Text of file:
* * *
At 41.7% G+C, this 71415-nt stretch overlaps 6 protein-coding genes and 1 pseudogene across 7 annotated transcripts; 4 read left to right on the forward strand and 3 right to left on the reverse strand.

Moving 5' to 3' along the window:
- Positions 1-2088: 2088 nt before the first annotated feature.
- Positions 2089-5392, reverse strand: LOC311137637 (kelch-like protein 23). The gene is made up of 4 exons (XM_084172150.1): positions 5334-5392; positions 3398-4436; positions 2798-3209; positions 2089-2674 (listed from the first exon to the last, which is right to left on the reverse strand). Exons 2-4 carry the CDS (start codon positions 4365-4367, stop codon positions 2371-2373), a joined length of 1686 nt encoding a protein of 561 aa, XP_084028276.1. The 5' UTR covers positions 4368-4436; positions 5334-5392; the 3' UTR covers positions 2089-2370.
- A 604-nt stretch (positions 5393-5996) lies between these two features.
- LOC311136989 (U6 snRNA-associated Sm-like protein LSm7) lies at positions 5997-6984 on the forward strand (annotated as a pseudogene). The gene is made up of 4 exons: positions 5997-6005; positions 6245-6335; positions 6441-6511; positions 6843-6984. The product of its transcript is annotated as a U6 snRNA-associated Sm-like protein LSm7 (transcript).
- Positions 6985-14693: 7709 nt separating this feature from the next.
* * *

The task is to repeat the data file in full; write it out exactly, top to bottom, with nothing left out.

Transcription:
At 41.7% G+C, this 71415-nt stretch overlaps 6 protein-coding genes and 1 pseudogene across 7 annotated transcripts; 4 read left to right on the forward strand and 3 right to left on the reverse strand.

Moving 5' to 3' along the window:
- Positions 1-2088: 2088 nt before the first annotated feature.
- Positions 2089-5392, reverse strand: LOC311137637 (kelch-like protein 23). The gene is made up of 4 exons (XM_084172150.1): positions 5334-5392; positions 3398-4436; positions 2798-3209; positions 2089-2674 (listed from the first exon to the last, which is right to left on the reverse strand). Exons 2-4 carry the CDS (start codon positions 4365-4367, stop codon positions 2371-2373), a joined length of 1686 nt encoding a protein of 561 aa, XP_084028276.1. The 5' UTR covers positions 4368-4436; positions 5334-5392; the 3' UTR covers positions 2089-2370.
- A 604-nt stretch (positions 5393-5996) lies between these two features.
- LOC311136989 (U6 snRNA-associated Sm-like protein LSm7) lies at positions 5997-6984 on the forward strand (annotated as a pseudogene). The gene is made up of 4 exons: positions 5997-6005; positions 6245-6335; positions 6441-6511; positions 6843-6984. The product of its transcript is annotated as a U6 snRNA-associated Sm-like protein LSm7 (transcript).
- Positions 6985-14693: 7709 nt separating this feature from the next.